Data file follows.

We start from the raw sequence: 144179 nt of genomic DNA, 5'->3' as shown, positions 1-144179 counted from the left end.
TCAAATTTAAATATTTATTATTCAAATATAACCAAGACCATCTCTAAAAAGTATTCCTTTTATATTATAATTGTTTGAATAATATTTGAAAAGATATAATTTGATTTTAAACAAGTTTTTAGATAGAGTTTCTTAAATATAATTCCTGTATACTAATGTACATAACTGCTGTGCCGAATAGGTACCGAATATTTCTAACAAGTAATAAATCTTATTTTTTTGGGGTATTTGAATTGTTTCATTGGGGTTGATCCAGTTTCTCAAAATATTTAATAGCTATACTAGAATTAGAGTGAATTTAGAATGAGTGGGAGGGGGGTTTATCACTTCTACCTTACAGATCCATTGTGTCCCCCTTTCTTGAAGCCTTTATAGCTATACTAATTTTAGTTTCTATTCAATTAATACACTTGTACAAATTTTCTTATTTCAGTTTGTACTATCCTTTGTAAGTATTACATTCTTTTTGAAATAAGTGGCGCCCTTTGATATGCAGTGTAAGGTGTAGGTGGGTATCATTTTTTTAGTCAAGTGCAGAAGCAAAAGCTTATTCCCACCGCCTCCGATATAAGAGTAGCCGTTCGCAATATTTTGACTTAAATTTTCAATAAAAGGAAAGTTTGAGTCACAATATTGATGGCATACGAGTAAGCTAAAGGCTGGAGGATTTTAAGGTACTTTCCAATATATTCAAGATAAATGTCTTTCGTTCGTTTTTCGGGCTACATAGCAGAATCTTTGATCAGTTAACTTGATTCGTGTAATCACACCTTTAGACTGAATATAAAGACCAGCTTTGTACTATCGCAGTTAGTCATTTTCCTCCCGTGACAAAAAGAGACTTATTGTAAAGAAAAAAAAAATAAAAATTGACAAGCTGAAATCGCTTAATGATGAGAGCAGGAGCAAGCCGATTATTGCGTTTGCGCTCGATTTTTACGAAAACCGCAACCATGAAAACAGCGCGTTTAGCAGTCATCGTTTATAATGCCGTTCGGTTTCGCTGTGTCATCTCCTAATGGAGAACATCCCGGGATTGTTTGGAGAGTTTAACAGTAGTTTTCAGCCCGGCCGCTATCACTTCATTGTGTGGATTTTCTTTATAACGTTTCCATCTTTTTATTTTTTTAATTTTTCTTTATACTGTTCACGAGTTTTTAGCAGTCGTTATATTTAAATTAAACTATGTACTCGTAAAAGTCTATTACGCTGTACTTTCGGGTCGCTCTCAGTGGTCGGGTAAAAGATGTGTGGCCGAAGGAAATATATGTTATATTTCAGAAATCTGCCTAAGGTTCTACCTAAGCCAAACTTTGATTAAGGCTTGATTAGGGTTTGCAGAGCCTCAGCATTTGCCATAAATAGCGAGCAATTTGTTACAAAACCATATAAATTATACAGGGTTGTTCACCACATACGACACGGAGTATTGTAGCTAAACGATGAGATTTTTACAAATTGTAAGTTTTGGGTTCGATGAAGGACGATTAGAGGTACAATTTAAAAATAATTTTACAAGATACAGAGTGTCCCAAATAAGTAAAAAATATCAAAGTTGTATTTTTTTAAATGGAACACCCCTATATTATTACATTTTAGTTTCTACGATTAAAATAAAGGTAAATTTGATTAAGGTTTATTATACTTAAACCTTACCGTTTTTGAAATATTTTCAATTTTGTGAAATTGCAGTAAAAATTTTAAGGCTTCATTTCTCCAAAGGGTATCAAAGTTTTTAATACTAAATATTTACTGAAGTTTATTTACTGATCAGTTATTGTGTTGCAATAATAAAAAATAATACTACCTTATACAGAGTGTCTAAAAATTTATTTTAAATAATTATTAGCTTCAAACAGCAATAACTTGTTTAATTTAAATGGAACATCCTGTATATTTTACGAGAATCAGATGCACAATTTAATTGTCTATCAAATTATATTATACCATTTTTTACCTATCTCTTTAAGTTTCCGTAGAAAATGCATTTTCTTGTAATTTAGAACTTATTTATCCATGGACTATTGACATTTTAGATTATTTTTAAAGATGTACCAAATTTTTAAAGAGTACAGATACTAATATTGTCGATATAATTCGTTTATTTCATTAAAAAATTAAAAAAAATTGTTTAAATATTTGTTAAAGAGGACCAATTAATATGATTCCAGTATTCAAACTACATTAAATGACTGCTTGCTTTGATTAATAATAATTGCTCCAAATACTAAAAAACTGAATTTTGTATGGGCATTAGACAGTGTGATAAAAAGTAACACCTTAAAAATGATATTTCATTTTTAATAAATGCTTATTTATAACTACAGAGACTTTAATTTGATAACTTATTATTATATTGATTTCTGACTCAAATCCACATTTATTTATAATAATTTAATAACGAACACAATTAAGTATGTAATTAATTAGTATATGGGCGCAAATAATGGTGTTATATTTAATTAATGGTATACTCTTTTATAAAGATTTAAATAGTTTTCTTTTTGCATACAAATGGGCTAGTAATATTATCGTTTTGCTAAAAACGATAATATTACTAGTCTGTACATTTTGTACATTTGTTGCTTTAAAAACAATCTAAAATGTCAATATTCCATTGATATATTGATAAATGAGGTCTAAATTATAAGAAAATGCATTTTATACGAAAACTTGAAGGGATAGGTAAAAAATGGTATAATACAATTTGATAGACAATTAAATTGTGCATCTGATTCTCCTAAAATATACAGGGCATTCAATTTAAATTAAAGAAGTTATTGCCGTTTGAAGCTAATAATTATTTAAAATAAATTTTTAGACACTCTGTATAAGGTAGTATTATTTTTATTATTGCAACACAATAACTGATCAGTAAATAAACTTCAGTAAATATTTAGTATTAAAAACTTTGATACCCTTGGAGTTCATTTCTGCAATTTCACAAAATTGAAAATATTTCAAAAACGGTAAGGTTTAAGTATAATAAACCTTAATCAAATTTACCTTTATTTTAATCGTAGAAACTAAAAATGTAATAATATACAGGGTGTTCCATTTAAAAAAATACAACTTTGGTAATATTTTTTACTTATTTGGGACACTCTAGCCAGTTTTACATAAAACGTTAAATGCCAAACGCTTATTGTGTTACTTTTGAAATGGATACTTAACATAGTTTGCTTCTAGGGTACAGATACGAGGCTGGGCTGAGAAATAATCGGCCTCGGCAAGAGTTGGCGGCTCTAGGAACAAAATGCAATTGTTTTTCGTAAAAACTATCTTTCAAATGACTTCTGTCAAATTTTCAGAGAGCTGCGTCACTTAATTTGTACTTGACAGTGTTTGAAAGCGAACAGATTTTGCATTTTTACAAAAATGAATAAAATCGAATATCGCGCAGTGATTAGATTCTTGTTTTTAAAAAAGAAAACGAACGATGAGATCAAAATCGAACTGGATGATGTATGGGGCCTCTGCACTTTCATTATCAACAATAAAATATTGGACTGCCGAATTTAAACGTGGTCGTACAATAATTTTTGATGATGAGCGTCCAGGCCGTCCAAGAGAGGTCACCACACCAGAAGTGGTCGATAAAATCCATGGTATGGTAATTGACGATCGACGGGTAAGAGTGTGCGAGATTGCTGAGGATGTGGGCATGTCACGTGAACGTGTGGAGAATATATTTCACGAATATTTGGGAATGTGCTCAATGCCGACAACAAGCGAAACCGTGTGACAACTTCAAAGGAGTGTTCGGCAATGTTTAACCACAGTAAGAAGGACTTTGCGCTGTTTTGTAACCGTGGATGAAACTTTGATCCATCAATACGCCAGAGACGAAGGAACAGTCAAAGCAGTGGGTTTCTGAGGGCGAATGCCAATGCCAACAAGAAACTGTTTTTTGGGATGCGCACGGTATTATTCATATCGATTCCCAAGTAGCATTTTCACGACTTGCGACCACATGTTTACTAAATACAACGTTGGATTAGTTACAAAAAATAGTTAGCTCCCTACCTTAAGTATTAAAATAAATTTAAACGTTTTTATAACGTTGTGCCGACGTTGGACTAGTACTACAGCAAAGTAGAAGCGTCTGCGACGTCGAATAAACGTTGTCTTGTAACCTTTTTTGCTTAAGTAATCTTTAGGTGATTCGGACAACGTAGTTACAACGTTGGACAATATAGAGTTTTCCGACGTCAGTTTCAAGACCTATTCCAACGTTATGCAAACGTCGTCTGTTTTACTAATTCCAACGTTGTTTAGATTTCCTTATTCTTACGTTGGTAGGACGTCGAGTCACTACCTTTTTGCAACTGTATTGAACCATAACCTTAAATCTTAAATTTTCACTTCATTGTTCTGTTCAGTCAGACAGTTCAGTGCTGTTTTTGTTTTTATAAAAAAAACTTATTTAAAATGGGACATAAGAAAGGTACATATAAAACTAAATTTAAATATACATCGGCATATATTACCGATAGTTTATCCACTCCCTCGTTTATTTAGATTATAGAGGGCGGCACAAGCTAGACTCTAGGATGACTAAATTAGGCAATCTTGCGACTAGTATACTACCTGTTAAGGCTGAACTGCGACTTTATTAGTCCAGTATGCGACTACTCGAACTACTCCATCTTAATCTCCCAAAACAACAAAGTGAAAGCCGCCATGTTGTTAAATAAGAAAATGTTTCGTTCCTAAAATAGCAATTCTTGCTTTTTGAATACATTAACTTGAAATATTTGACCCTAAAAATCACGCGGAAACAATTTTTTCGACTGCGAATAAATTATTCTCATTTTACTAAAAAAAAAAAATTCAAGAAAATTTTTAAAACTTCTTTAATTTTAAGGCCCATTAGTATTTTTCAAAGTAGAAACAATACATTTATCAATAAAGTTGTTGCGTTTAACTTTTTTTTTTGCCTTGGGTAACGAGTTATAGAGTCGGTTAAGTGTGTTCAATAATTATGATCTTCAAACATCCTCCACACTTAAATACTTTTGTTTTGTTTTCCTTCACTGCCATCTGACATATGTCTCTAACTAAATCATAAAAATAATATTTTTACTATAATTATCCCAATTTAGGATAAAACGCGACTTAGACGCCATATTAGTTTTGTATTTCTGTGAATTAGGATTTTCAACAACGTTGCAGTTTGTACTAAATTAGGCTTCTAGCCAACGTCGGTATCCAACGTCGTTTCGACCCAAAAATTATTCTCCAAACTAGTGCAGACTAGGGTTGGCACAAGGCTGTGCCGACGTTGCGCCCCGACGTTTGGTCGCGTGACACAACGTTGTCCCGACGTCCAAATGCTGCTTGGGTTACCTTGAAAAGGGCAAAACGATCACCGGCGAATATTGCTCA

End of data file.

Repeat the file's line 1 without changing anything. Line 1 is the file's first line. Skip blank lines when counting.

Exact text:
We start from the raw sequence: 144179 nt of genomic DNA, 5'->3' as shown, positions 1-144179 counted from the left end.